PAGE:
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Delgadillo Criticized in State Audit of Outside Legal Work

The Los Angeles city attorney can't document why his office chose many of the firms, according to the highly critical report.

January 27, 2006|Noam N. Levey | Times Staff Writer

Los Angeles city attorney and attorney general candidate Rocky Delgadillo, who oversees millions of dollars the city pays private law firms, can't document why his office selected many firms, according to a highly critical state audit released Thursday.

The auditors also found large accounting errors in the city's calculation of how much it has paid law firms, which Los Angeles often hires to handle complex legal matters.

And they found that Delgadillo's office has repeatedly failed to record how law firms got contracts or to require budgets from firms that won the often-lucrative deals, even as the city's use of these firms has skyrocketed in recent years.

"Overall, we found that the attorney's office could not provide documents to demonstrate that it had followed the policies and procedures it has in place," the audit concluded.

Delgadillo, a Democrat elected in 2001 who is battling former Gov. Jerry Brown for the party nomination for attorney general in the June primary, said he was nonetheless pleased with the report, noting that auditors recognized progress by his office.

"I expect and demand continued improvement from all employees every day," Delgadillo said in an interview, adding that the city's liability payouts have declined in recent years.

But though auditors noted some positive steps, they found many more problems in how Delgadillo's office has managed the use of outside law firms.

And they noted that the apparent reduction in liability payouts over the last five years may have been skewed because of abnormally high payouts in two cases in fiscal years 2000 and 2001.

Like many cities and governments, Los Angeles uses private law firms to handle complicated litigation, to help on large projects and to represent the city in cases where the city attorney's office may have a conflict.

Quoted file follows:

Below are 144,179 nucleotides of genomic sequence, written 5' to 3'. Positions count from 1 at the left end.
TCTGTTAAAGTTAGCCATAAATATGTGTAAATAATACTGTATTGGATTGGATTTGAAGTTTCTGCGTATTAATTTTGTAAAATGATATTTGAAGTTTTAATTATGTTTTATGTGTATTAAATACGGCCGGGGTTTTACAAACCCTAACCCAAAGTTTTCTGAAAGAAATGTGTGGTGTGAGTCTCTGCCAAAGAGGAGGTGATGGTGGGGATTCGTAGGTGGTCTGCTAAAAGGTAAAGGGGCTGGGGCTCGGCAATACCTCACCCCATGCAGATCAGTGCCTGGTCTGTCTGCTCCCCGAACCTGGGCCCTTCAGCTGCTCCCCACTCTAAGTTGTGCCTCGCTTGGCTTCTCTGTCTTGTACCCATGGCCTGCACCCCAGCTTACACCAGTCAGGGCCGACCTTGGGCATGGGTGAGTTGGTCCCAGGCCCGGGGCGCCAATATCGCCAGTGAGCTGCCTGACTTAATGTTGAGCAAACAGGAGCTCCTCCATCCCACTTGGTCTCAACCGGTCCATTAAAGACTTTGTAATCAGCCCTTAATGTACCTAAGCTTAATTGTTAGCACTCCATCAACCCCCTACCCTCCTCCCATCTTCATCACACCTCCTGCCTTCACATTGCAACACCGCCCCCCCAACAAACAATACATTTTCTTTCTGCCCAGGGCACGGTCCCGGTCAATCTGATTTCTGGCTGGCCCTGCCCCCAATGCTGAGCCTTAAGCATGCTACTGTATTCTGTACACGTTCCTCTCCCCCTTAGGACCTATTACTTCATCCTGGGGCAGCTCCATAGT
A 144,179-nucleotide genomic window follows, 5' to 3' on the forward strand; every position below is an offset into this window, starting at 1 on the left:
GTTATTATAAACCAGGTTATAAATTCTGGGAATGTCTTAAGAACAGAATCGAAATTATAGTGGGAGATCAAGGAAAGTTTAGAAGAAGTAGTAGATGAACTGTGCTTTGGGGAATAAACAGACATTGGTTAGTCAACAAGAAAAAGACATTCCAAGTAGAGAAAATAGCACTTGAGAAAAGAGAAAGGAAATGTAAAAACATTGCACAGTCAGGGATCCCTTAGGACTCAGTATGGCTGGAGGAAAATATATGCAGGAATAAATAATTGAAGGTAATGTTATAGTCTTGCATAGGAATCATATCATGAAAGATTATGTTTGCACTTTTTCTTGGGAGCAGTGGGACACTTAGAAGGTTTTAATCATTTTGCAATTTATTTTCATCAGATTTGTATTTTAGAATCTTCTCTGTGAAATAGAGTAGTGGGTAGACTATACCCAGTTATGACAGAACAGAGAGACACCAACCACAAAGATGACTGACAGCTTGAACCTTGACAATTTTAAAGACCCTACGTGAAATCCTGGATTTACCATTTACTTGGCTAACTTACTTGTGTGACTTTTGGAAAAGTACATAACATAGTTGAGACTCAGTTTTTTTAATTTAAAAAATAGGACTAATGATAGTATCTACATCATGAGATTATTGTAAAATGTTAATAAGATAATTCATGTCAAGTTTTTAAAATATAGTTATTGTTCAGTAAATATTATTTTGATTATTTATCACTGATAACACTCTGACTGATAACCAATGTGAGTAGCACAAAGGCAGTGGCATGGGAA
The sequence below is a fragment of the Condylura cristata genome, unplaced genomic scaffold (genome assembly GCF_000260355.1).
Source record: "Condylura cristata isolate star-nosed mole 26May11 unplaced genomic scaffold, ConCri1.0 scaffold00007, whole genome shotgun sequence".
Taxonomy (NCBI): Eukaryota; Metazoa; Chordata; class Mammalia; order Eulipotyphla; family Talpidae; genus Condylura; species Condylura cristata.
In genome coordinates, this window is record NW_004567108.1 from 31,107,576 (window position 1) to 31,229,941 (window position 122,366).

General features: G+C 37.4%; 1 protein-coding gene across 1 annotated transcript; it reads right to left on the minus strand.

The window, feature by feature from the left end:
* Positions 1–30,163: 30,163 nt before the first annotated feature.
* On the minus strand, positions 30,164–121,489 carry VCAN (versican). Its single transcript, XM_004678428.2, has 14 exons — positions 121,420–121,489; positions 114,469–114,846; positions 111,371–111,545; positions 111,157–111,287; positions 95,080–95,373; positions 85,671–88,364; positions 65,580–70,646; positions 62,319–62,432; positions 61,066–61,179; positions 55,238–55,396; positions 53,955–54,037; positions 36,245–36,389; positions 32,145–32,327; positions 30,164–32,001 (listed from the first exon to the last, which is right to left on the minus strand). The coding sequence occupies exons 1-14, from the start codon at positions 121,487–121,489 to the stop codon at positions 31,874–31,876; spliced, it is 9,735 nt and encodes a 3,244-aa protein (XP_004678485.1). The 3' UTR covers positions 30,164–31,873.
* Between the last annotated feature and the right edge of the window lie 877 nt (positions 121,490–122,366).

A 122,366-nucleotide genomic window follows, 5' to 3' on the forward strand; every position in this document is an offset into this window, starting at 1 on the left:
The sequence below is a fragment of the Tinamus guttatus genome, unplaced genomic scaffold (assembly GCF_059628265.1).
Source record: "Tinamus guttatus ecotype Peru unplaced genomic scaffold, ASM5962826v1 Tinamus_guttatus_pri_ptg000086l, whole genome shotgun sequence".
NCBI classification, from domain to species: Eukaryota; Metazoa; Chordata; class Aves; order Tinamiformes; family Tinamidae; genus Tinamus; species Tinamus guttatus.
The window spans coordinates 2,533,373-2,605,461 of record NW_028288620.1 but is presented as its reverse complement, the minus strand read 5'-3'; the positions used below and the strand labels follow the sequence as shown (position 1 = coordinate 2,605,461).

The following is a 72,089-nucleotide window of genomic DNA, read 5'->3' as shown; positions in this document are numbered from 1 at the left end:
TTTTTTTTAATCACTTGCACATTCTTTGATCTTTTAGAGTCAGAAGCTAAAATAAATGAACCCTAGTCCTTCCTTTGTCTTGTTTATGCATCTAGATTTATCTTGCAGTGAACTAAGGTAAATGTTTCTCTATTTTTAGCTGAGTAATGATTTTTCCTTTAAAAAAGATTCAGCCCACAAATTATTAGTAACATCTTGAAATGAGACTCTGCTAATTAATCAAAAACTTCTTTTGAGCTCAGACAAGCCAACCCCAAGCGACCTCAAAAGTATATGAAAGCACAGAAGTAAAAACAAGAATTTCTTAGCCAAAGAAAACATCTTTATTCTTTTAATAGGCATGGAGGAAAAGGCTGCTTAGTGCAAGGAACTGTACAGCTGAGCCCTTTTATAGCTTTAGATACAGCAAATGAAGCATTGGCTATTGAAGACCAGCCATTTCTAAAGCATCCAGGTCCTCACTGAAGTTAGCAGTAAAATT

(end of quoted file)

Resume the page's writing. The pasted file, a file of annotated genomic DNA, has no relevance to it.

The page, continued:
Payments to these private firms almost doubled from fiscal year 2000 to 2005 to nearly $32 million, according to the audit, which reviewed records from Delgadillo's tenure as well as that of his predecessor, James K. Hahn, who left the city attorney's office in 2001 to become mayor.

The audit followed a series of stories in The Times about the rising legal bills.

Much of the increase was driven by extensive use of outside attorneys to handle the planned modernization of Los Angeles International Airport and to work on litigation associated with the 2001 California energy crisis, which ensnared the Department of Water and Power.

But as the city increased its reliance on outside legal counsel, Delgadillo's oversight of the work was consistently weak, auditors found.

The city attorney's office repeatedly failed to produce documents to account for why firms were selected, according to the audit. In one case, the auditors found only a single e-mail indicating a discussion about hiring an outside counsel, despite internal rules calling for written justification for such decisions.

A 2004 Times investigation found that attorneys at many of the law firms that received work had given to Delgadillo's political campaigns.

Delgadillo denied at the time there was any connection to his contracting decisions.

The same investigation led to a request from then-City Councilman Antonio Villaraigosa for an accounting of the city's legal bills. But that accounting contained multiple errors, the auditors found.

The city underreported legal costs at the airport by $2.2 million, or 23%, over five years. It double-counted the cost of work performed by two firms at the DWP.

And it initially reported legal costs of $5.1 million for the Department of Public Works, though a subsequent investigation revealed the true cost was $24 million.

In many cases, the auditors also found that Delgadillo's office did not require budgets from law firms for projects.

Only two of 16 contracts reviewed by the auditors included budgets.

And Delgadillo's office, though sometimes conscientious in its review of invoices, allowed law firms to submit unclear bills through a practice known as "block billing," according to the audit.

Brown's campaign quickly seized on the audit to intensify attacks on Delgadillo, who is considered an underdog in the race for attorney general.

"It's unbelievable that Rocky is looking for a promotion when he can't even do the job he's doing now," Brown campaign consultant Ace Smith said in a statement.

Although Delgadillo downplayed the audit's findings, his campaign released an upbeat news release Thursday about the city attorney's fundraising.

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Times staff writer Patrick McGreevy contributed to this report.

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